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Grizzly bears, black bears, wolves, coyotes, cougars/ mountain lions,bobcats, wolverines, lynx, foxes, fishers and martens are the suite of carnivores that originally inhabited North America after the Pleistocene extinctions. This site invites research, commentary, point/counterpoint on that suite of native animals (predator and prey) that inhabited The Americas circa 1500-at the initial point of European exploration and subsequent colonization. Landscape ecology, journal accounts of explorers and frontiersmen, genetic evaluations of museum animals, peer reviewed 20th and 21st century research on various aspects of our "Wild America" as well as subjective commentary from expert and layman alike. All of the above being revealed and discussed with the underlying goal of one day seeing our Continent rewilded.....Where big enough swaths of open space exist with connective corridors to other large forest, meadow, mountain, valley, prairie, desert and chaparral wildlands.....Thereby enabling all of our historic fauna, including man, to live in a sustainable and healthy environment. - Blogger Rick

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Tuesday, April 27, 2010

Jeff Main of the Westechester County, New York's Ward Pound Ridge Reservation weighs in on coyotes and moose

Pound Ridge Reservation is an open space haven 60 minutes from downtown Manhattan...............Senior Curator, Jeff Main providing perspective on Eastern Coyote's deer eating(and potential Moose eating) habits.....................Indeed, there have been two Moose sightings on the New York/Connecticut line over the past 5 years!

-----Original Message-----

From: Main, Jeff []
Sent: Tuesday, April 27, 2010 1:23 PM

To: Meril, Rick

Subject: RE: Moose foraging in the temp forest of southern new england


Thanks for the e-mail. It definitely is food for thought. We do have the larger Eastern Coyote, Canis latrans, well established here in Westchester County which is just to the north of New York City (yes, they have them there as well). What we don’t really have is a population of Moose, so your direct question about coyote predation on this species is moot. At best we might get an occasional wandering animal which, to my knowledge, has only been two in the past five years, one of which was across the state line in Connecticut, and as I recall, suffering quite a bit from heat exhaustion.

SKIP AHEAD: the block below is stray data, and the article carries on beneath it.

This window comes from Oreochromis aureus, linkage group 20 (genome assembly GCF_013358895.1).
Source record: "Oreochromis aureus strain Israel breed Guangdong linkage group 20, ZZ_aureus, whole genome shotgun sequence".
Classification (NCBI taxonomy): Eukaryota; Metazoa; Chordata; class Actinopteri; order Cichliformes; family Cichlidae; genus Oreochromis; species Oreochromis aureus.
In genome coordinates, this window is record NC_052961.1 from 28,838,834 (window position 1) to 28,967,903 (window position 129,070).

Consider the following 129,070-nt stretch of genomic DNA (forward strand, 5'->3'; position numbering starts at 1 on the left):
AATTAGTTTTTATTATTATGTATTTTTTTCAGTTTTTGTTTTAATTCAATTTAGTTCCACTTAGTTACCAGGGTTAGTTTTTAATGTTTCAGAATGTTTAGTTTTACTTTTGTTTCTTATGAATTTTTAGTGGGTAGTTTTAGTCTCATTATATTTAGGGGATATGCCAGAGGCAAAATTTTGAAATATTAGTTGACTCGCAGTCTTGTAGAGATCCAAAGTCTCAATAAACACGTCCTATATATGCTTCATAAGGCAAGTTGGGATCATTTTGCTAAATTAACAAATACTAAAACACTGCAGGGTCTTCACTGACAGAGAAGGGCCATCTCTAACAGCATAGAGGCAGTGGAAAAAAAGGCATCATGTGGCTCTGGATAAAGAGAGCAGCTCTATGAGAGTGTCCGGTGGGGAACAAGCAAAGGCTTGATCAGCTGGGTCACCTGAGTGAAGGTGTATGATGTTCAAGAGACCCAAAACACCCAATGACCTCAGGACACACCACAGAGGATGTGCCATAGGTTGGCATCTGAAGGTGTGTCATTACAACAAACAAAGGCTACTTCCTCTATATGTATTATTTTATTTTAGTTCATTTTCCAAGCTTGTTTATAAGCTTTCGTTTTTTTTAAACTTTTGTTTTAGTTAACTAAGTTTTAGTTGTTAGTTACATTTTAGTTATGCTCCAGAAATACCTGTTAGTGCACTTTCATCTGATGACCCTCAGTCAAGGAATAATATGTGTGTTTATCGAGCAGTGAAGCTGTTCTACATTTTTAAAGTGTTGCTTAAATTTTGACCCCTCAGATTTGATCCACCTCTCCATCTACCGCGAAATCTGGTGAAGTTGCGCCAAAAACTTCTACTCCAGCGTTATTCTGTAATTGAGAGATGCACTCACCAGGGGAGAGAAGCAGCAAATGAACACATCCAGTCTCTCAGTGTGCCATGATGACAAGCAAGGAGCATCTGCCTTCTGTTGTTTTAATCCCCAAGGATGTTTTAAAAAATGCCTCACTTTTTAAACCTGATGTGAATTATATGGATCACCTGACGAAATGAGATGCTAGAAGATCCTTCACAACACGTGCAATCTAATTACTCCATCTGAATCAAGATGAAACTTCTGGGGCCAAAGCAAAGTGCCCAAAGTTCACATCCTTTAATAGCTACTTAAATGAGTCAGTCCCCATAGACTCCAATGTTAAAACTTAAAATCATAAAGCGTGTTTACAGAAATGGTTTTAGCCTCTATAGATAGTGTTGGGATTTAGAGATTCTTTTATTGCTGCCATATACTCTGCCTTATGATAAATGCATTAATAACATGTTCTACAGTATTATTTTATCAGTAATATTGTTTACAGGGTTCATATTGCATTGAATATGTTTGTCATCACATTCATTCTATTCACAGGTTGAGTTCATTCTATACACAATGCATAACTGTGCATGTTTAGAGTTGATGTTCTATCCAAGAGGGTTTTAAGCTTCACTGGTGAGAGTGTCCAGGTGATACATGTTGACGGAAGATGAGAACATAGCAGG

We do “see” coyotes taking white-tail deer fawns, which is a good thing since the deer population down here is “out of control”. They may also take an adult animal, but we think that sickness or starvation might be complicit in turning one into a prey item. There has also been some (anecdotal) evidence of “pack behavior” in taking adult deer (in deep snow), but that is not well substantiated. It has yet to be determined whether the Eastern Coyote is at all effective in managing the white-tailed deer population.

That said, if coyotes are being successful taking adult deer, I do not see it being a difficult permutation for an adult coyote to take an inexperienced Moose calf, but this after all, is nothing but conjecture on my part.

I hope this bit of information has been helpful.

Jeff main, Sr. Curator
Ward Pound Ridge Reservation
Westchester parks (Conservation Division)

1 comment:

Leslie said...

Hi Rick, Great blog. Love all the clips you post. Restoring 'wild' America is of great interest to me as well and I've spent a lot of time studying and thinking about it, in lay terms at least. Seems to me we will be needing a completely new paradigm that involves a sensitivity to living and working on/with the land and animals as well as leaving large tracts of contiguous space for animals, pollinators and plants.

I might encourage you to look at Buchmann's book 'Forgotten Pollinators', one of my favorites on the necessity of contiguous tracts necessary for pollination.

I also just read a wonderful old book entitled 'Heads, Hides and Horns: The complete buffalo book'. It turned my head around relative to Bison and what things looked like before the horse in particular.

In regards to your comments on Native Americans, at this point in my considerations that seems like a big generalization, as there were so many cultures here over the many thousands of years, plus we know very little about the tribes of North America (excluding the Aztecs and Mayans) before 1492. The horse was a major change along with the coming of the white man, in the way the game were hunted, the warring that took place, and how the tribes were pushed out of their tribal lands westward.

Many humans, like the Aboriginals of Australia, were able to 'dance' sympathetically with nature for a long time (50000 years for the aboriginals). We could learn a lot from them.

Keep up the great blog. I'll be visiting from time to time and will add to my own blog list.